30 Oct 2007


I've been wanting to write up about some of the books I've been reading lately but just couldn't find the time. Just got a stash of books recently - mainly chick lit and some Asian Lit. There's one I've been wanting to recommend to any body interested in a good read - that is The Kite Runner by Khaled Hosseini. It is a poignant and deeply moving story of two boys growing up in Afghanistan - the land that is being systematically destroyed by the Americans. Set against a background of the late Afghan monarchy in its final stages of oblivion, it goes right into the present and shows us the rich cultural background of a hitherto unknown region. Afghanistan was my grandfather's land and when I first took the book that was the main attraction. However, once started I could not put it down. Set in the 1960s, it tells the story of young Amir who lives a priviledged life and his friendship with Hassan, the son of his servant. However, while Amir constantly strives to gain his father's love and acceptance, Hassan it seems could do no wrong in his father's eyes. He takes part in the annual kite flying tournament hoping to gain his father's attention and his love. He wins the tournament but just as he thinks all will be well between him and his father, he see Hassan being raped by a group of boys in a back alley. Amir ignores the incident and buries his guilt by being cruel to Hassan. Political changes in Afghanistan take over after this incident which marks a change in the boys' relationship, and Amir's family escapes to America where he grows up and marries a woman he loves. But he cannot forget Hassan and that day in the back alley. His guilt torments him until he returns to Afghanistan to find out what had happened to Hassan. He finds out that Hassan and his wife had died, leaving a young boy called Sohrab. Sohrab it seems is now living with one of the Talibans. Determined to rescue Sohrab and bring him back to America, Amir risks his life and almost dies.The book had such an impact on me that I could not get it out of my mind even weeks after reading it. I'm looking forward to seeing the movie and reading his second book - A Thousand Splendid Suns.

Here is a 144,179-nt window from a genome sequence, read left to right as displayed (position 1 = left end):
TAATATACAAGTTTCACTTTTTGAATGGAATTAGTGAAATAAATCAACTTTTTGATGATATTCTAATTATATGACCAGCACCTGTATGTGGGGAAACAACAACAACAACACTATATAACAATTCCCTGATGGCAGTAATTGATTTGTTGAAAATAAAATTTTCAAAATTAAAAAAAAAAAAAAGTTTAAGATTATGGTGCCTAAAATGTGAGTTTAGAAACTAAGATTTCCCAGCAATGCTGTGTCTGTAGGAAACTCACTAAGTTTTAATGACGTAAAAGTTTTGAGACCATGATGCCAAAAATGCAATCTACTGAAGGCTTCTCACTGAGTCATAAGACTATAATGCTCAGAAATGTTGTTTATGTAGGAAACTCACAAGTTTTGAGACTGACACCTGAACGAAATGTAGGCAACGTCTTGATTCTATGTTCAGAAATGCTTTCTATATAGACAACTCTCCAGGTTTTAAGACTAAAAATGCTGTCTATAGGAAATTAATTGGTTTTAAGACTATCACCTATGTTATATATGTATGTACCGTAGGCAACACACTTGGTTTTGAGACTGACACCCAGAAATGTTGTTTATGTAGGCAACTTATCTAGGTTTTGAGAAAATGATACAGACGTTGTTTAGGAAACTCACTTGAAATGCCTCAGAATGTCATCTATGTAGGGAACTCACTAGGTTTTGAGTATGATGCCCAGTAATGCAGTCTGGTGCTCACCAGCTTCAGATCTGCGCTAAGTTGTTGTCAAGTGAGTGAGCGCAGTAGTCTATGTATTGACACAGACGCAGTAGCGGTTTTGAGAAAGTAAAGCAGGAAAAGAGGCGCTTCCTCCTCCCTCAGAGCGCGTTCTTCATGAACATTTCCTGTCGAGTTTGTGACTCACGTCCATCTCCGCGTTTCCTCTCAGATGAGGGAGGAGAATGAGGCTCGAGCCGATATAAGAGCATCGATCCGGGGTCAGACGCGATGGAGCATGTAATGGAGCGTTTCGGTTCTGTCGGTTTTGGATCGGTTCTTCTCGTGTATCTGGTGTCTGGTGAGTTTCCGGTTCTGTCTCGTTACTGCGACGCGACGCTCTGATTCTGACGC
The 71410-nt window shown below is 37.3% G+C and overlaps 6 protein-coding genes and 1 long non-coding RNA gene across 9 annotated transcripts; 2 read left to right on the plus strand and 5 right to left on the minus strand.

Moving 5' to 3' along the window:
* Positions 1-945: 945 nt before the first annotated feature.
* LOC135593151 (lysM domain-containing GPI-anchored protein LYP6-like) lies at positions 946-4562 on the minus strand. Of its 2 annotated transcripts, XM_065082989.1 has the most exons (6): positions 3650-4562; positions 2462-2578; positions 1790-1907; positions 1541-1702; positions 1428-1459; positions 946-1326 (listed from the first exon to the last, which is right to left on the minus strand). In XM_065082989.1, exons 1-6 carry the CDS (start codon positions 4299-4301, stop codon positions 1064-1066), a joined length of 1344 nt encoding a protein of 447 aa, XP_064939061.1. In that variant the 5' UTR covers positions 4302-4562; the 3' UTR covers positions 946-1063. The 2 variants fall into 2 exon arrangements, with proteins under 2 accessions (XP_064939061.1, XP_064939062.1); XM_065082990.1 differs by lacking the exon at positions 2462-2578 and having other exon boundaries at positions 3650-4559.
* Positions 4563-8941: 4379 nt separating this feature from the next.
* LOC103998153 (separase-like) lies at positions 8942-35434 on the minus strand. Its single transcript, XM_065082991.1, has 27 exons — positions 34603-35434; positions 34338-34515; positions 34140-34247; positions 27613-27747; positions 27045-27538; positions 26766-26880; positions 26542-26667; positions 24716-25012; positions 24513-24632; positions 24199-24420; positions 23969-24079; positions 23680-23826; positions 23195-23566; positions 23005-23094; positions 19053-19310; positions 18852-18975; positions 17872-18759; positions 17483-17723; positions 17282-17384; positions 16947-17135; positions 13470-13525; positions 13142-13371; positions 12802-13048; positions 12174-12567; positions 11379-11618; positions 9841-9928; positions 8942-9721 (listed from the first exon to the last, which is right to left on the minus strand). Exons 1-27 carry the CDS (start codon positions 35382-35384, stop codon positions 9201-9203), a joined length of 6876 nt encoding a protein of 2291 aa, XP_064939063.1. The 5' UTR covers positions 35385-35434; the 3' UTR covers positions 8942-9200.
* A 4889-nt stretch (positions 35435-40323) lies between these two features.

Shasha also got me some good chick lit by Dorothy Coombs - My Bestfriend's Girl and Marshmellows For Breakfast. Both are good reads. My Bestfriend's Girl is about love and betrayal and loyalty. Unlike many of the romance novels that I've read, both these books give us an insight into friendships - even unlikely ones. In My Bestfriend's Girl for example we see a young black woman who moves away from all that she knows and loves to escape a broken heart. (I know it sounds corny but read on). She was engaged to be married to a white man, but just before the wedding she finds out that the little girl she adores belonging to her best friend, is actually the love child of her soon to be wed fiance' and her best friend. Grief stricken, betrayed and unsure of herself she runs away and stays away for six years. But six years later she finds out that her best friend is dying of cancer and she has inherited the little girl - proof of her fiance's betrayal. Now she has to bring this little girl up as her own and cope with her own sense of loss and guilt.
This sometimes moving, sometimes funny story tells us how she copes with bringing up a child and finding her own self. A really good read and a must have!!

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